Editor’s Note: I’ve been publishing a series of posts – both here and at Education Week – sharing teacher’s experiences dealing with the school closure crisis.
The first post appearing here was headlined Guest Post: My School Was Closed Because Of COVID-19 & Here Is A Report About Our Online Teaching.
Eva Buyuksimkesyan shares her experience in the second, Guest Post: Teaching An Istanbul English Class Online During The Time Of Corona.
Brenda Mendoza’s shared Guest Post: E-Learning for English Language Learners during Covid-19.
Gwendolyn Quadri’s wrote Guest Post: Teaching Newcomers Via Remote Learning.
Today, it’s Ieva Grauslys’ turn…..
Ieva Grauslys has a website where she helps busy ESL teachers beat the overwhelm of teaching beginner English learners with ready-made resources, actionable tips and meaningful coaching.
The havoc-wreaking and panic-causing COVID-19 brought an interesting change in the way we teach. Teachers are reeling from both an overload of information and lack of it at the same time. And while distance teaching of all students is challenging, figuring out a way to work with ELLs – at all their language proficiency, socioeconomic, motivational and emotional levels – adds a few more layers to this challenge.
BUT, we are not ELL teachers for nothing.
Now with the first week of distance teaching behind me, here are some things that have worked well, some that are in progress and the plans for the coming week.
Note: I am an itinerant teacher, i.e. I work with multiple grade levels during the day and the week. During this time, I work with students in grades 6-12 while my teaching partner on grades K-5.
Before I dive in, I wanted to say that it is exhausting and overwhelming. There is no other way around it. But allowing yourself to make mistakes, taking one step at a time and finding a way to connect with your kids will help you through this. Check out this blog post about 5 steps to begin distance learning with your English learners.
What worked. Grades 9-12
Planning for the week
I created a table with what we will do during the five days of the week and posted it inside the google classroom for my high schoolers.
I color-coded it and made it look like so:
I also recorded a short video for them where I welcomed them to our virtual classroom and drew their attention to the expectations and the said schedule.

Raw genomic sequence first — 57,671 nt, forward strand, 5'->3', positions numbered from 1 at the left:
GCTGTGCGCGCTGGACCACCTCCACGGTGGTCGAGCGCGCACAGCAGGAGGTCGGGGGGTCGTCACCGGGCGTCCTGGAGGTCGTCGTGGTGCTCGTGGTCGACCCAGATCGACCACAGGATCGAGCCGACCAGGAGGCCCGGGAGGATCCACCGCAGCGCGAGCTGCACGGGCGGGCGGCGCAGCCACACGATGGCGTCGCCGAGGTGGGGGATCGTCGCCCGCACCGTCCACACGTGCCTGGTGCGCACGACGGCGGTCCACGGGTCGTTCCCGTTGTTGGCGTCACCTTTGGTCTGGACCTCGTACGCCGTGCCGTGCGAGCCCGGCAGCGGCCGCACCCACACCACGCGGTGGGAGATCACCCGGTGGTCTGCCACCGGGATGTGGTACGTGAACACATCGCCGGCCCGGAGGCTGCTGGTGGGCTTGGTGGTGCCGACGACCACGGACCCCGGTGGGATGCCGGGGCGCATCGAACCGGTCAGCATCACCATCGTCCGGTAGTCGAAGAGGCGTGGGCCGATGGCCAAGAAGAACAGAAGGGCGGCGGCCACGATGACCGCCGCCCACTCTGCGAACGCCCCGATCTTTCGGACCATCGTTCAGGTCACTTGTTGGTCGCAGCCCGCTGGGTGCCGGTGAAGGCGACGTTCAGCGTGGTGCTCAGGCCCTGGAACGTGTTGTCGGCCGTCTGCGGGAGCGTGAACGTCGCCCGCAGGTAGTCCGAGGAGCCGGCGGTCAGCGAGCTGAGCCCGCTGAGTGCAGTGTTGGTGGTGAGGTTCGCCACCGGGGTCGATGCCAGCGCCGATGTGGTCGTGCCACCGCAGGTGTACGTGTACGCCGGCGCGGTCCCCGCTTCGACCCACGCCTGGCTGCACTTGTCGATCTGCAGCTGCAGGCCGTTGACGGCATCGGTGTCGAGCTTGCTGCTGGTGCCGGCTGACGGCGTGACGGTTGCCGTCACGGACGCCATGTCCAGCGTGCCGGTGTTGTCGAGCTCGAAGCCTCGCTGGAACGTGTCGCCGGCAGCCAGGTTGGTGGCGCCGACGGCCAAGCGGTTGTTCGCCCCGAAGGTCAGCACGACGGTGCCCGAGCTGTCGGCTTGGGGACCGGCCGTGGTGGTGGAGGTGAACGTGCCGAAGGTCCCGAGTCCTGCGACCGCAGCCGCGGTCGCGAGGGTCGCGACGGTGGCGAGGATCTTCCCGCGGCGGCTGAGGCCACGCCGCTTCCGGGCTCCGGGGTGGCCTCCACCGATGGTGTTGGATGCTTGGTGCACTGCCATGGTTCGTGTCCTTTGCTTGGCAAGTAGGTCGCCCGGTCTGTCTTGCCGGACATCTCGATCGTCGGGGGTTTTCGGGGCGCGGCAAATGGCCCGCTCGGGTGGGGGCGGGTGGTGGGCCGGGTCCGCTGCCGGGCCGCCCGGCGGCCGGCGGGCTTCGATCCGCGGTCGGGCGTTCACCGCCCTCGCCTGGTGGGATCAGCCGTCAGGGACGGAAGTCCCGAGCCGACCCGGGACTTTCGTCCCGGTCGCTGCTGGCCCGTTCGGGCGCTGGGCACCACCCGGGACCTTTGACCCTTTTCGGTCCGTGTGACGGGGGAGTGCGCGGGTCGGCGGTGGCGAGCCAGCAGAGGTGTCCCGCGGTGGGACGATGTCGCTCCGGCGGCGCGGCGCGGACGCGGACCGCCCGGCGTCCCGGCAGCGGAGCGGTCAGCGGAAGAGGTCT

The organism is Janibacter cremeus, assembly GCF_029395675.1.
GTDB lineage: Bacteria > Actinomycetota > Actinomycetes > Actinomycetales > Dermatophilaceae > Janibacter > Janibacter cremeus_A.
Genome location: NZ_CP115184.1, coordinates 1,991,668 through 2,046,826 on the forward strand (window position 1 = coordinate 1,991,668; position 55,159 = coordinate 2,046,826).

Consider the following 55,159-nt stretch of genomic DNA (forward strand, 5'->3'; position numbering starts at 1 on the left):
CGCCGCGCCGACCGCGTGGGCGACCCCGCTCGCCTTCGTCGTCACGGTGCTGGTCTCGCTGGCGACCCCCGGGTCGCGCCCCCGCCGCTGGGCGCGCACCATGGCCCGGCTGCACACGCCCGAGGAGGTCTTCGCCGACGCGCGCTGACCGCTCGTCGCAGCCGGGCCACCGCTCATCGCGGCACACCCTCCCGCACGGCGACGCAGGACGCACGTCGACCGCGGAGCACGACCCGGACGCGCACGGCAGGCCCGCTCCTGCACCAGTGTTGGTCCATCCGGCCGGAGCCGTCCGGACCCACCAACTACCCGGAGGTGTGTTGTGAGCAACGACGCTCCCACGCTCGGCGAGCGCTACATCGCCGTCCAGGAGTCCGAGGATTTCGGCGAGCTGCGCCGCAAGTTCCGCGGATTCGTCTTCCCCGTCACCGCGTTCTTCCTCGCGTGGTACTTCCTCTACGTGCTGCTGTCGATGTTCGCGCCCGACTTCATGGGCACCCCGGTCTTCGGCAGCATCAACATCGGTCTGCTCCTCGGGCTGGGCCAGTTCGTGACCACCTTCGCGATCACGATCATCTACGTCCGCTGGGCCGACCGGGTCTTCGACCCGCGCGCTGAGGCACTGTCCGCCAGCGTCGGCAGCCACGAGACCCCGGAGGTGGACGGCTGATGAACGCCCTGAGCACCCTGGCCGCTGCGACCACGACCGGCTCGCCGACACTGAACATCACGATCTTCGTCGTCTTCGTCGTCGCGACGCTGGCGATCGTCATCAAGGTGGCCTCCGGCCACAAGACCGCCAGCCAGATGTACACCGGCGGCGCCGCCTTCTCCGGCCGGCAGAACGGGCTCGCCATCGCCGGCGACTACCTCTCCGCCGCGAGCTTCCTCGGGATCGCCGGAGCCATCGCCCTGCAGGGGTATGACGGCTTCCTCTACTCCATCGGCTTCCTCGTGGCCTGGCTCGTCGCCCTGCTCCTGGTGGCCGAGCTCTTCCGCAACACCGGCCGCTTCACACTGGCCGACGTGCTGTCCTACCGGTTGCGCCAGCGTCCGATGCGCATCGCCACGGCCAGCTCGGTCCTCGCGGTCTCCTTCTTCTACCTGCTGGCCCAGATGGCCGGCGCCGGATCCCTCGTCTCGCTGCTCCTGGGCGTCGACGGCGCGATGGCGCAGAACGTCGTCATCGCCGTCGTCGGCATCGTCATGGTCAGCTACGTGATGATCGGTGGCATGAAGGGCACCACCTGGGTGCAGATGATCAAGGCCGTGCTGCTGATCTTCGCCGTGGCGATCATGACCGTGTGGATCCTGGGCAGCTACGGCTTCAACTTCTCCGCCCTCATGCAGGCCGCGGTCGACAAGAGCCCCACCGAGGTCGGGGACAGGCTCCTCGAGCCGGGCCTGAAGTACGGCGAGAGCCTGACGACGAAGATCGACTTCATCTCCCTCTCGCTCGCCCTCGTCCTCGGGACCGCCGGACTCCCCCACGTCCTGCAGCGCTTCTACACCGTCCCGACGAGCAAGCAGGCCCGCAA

Sometimes students don’t think to go back to the weekly plan. And you will likely tweak the plan throughout the week.
Therefore, I have created a slide or two with the “virtual agenda” and recorded myself (1-2 minutes max) telling them what is expected for the day or several.
These can take a simple form of just asking a question in Google Classroom (you can do it right on your stream), having them respond to a writing prompt (higher proficiency), asking them to answer concrete questions in simple full sentences using a word bank (lower proficiency level), or sending a survey (I created one in Google Forms).
These allow you to see who has logged in and checked the work as well as take the general “temperature” of what is going on in your virtual classroom.
I have multiple levels of language proficiency in my classroom. Some need much more help than others and not being able to communicate with them “live” for a few days was challenging.
Once our district approved Google Meet for use with the students, it made the situation much more manageable.
- I created an event in the calendar and invited students to join by the class
- This was not required as I was not entirely sure how it would work but most students joined
What worked in grades 6-8
- A short video of me welcoming students into the google classroom and asking them to comment as a way of checking in was great.
- A Google Doc with some questions that I wanted them to respond to. For example: what was challenging today? What do you think would help you?
- For beginner level students, I asked the same questions but provided a sentence frame.
- Emailing students directly has also worked. I did have to tell them that I am not looking for any punctuation or correct sentence structure in their emails and that all I want is to connect with them and know that they are okay. This seemed to take the pressure off:)
What is in progress
I am still trying to figure out how to communicate clearly in a way that they all would check the information. I have emailed them in the morning to remind them what is coming up, I have also posted the same info in google classroom, and use the Remind app to text them reminders.
I am learning to slow down and give an assignment a longer period of time to be completed. And I am also learning to be okay with that.
For this upcoming week here are some things that I am planning to implement:
- Set up office hours for Google Meets with my high school students so they know when we can connect
- Continue to collaborate with classroom teachers via chats, emails, etc. and come up with a reasonable expectation for a beginner ELL student in their class.
How we all feel
Most of my students have expressed that they enjoy self-paced learning. However, we are all exhausted and out of our depths. When we first connected via Google Meets, I could almost feel a collective sigh of relief from all of us. Connection – whatever form it takes – is key.